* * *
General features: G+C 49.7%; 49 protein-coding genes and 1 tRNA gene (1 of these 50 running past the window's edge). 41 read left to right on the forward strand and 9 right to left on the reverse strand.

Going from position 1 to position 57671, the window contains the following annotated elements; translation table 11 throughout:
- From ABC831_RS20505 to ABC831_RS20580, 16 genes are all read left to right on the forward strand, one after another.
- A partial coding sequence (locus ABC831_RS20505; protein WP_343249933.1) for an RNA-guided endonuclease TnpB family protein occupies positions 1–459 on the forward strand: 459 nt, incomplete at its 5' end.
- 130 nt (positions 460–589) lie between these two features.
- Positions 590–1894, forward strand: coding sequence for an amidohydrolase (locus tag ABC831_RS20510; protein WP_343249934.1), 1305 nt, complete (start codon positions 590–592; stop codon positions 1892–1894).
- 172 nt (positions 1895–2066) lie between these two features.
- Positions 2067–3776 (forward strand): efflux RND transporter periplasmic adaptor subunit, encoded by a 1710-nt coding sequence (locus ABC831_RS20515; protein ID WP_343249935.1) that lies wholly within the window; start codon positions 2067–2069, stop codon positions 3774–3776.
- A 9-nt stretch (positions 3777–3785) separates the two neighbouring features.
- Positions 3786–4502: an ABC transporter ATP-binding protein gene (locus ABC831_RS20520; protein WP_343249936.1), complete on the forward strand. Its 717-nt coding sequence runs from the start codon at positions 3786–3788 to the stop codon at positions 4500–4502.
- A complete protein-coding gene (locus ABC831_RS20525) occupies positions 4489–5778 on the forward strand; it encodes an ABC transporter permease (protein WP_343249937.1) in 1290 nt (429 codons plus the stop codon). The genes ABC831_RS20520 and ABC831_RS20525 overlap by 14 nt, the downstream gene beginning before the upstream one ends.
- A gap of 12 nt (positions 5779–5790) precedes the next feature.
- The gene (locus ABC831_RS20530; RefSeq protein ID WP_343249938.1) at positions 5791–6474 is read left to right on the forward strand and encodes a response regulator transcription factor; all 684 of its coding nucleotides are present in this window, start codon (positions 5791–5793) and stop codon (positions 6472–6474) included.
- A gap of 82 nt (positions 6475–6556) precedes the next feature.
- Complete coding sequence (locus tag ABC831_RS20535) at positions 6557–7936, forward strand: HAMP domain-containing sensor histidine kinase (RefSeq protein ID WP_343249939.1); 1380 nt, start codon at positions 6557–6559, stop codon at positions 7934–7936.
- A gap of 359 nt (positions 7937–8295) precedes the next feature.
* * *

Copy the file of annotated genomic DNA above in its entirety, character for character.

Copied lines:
General features: G+C 49.7%; 49 protein-coding genes and 1 tRNA gene (1 of these 50 running past the window's edge). 41 read left to right on the forward strand and 9 right to left on the reverse strand.

Going from position 1 to position 57671, the window contains the following annotated elements; translation table 11 throughout:
- From ABC831_RS20505 to ABC831_RS20580, 16 genes are all read left to right on the forward strand, one after another.
- A partial coding sequence (locus ABC831_RS20505; protein WP_343249933.1) for an RNA-guided endonuclease TnpB family protein occupies positions 1–459 on the forward strand: 459 nt, incomplete at its 5' end.
- 130 nt (positions 460–589) lie between these two features.
- Positions 590–1894, forward strand: coding sequence for an amidohydrolase (locus tag ABC831_RS20510; protein WP_343249934.1), 1305 nt, complete (start codon positions 590–592; stop codon positions 1892–1894).
- 172 nt (positions 1895–2066) lie between these two features.
- Positions 2067–3776 (forward strand): efflux RND transporter periplasmic adaptor subunit, encoded by a 1710-nt coding sequence (locus ABC831_RS20515; protein ID WP_343249935.1) that lies wholly within the window; start codon positions 2067–2069, stop codon positions 3774–3776.
- A 9-nt stretch (positions 3777–3785) separates the two neighbouring features.
- Positions 3786–4502: an ABC transporter ATP-binding protein gene (locus ABC831_RS20520; protein WP_343249936.1), complete on the forward strand. Its 717-nt coding sequence runs from the start codon at positions 3786–3788 to the stop codon at positions 4500–4502.
- A complete protein-coding gene (locus ABC831_RS20525) occupies positions 4489–5778 on the forward strand; it encodes an ABC transporter permease (protein WP_343249937.1) in 1290 nt (429 codons plus the stop codon). The genes ABC831_RS20520 and ABC831_RS20525 overlap by 14 nt, the downstream gene beginning before the upstream one ends.
- A gap of 12 nt (positions 5779–5790) precedes the next feature.
- The gene (locus ABC831_RS20530; RefSeq protein ID WP_343249938.1) at positions 5791–6474 is read left to right on the forward strand and encodes a response regulator transcription factor; all 684 of its coding nucleotides are present in this window, start codon (positions 5791–5793) and stop codon (positions 6472–6474) included.
- A gap of 82 nt (positions 6475–6556) precedes the next feature.
- Complete coding sequence (locus tag ABC831_RS20535) at positions 6557–7936, forward strand: HAMP domain-containing sensor histidine kinase (RefSeq protein ID WP_343249939.1); 1380 nt, start codon at positions 6557–6559, stop codon at positions 7934–7936.
- A gap of 359 nt (positions 7937–8295) precedes the next feature.